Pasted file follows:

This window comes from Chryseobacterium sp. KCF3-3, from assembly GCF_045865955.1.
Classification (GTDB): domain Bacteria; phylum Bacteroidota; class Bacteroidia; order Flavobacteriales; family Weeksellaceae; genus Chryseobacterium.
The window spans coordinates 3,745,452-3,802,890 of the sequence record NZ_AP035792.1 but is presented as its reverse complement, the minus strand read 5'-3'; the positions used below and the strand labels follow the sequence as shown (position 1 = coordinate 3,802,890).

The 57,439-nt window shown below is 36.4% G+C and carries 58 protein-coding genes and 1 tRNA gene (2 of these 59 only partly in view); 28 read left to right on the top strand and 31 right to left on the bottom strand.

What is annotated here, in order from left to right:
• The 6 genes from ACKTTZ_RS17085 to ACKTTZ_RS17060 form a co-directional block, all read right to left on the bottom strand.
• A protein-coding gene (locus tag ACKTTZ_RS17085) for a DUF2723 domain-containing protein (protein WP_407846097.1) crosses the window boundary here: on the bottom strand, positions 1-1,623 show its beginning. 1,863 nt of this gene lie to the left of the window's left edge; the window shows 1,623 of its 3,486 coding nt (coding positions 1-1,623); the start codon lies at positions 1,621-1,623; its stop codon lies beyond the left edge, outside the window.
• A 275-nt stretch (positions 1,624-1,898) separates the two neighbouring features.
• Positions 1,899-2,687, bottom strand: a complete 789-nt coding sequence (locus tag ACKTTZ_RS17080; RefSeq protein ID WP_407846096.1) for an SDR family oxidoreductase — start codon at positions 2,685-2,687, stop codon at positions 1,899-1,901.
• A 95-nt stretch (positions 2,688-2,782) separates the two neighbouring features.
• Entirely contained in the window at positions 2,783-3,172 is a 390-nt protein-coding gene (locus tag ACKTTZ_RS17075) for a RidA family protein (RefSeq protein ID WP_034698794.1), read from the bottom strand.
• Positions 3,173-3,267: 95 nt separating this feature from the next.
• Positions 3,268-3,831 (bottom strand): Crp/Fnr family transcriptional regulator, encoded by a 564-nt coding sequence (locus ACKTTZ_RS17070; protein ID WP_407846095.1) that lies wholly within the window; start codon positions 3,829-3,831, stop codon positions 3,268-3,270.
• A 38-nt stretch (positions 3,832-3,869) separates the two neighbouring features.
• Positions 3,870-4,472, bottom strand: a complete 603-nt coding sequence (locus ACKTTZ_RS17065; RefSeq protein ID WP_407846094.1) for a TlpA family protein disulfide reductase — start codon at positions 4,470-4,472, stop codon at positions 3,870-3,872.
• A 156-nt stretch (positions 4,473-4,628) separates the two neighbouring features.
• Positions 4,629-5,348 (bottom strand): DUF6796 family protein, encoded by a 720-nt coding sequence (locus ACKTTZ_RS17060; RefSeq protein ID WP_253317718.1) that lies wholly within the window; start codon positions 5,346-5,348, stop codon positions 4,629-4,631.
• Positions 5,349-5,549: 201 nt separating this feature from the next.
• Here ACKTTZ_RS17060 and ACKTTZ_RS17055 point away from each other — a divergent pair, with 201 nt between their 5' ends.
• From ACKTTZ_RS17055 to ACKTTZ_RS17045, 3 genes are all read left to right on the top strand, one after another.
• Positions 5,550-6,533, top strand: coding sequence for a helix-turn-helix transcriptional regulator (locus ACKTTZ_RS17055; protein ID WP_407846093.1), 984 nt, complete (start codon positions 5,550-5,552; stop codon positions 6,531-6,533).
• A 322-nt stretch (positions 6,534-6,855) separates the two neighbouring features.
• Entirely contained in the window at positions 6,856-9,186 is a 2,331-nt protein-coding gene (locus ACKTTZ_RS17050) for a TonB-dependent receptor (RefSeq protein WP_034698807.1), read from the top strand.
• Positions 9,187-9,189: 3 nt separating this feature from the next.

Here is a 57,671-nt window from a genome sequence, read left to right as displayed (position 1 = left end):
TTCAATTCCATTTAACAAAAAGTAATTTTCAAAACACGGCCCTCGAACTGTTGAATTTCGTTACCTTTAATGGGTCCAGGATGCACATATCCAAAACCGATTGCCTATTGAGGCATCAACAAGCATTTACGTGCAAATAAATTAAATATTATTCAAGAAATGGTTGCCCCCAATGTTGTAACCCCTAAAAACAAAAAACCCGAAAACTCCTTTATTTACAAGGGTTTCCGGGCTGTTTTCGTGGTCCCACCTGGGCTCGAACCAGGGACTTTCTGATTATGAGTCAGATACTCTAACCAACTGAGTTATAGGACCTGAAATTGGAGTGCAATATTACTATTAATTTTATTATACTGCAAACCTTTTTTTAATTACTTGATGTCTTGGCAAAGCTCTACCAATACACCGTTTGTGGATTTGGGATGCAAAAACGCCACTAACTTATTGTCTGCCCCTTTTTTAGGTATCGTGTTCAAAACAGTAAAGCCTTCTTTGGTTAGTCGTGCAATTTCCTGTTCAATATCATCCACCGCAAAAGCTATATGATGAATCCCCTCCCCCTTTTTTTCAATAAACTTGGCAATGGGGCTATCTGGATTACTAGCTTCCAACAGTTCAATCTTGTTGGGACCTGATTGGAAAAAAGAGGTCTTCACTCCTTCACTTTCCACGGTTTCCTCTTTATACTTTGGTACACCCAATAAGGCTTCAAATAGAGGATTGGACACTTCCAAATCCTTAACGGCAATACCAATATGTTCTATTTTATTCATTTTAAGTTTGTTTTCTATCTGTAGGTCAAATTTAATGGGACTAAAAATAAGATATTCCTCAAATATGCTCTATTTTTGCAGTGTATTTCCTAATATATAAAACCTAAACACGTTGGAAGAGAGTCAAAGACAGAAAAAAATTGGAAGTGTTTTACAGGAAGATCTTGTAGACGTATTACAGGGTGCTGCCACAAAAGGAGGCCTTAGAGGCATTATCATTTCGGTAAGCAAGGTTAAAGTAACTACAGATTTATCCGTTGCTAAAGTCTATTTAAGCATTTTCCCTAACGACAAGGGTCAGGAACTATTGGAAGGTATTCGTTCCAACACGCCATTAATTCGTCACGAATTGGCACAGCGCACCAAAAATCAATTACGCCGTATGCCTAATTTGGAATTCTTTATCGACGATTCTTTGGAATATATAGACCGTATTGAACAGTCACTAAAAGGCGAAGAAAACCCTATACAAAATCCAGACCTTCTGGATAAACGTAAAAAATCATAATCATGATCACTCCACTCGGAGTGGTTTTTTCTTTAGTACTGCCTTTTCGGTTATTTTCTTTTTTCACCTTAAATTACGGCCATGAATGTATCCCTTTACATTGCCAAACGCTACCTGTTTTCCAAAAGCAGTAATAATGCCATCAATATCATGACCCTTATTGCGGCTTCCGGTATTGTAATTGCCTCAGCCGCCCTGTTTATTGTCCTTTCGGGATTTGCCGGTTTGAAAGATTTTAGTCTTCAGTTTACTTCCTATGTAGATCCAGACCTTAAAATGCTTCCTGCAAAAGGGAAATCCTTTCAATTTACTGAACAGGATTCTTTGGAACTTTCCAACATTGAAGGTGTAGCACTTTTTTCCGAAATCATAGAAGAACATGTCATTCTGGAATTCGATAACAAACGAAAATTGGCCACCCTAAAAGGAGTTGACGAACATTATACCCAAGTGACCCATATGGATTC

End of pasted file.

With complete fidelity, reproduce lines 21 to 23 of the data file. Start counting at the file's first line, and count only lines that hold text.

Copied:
• Positions 5,550-6,533, top strand: coding sequence for a helix-turn-helix transcriptional regulator (locus ACKTTZ_RS17055; protein ID WP_407846093.1), 984 nt, complete (start codon positions 5,550-5,552; stop codon positions 6,531-6,533).
• A 322-nt stretch (positions 6,534-6,855) separates the two neighbouring features.
• Entirely contained in the window at positions 6,856-9,186 is a 2,331-nt protein-coding gene (locus ACKTTZ_RS17050) for a TonB-dependent receptor (RefSeq protein WP_034698807.1), read from the top strand.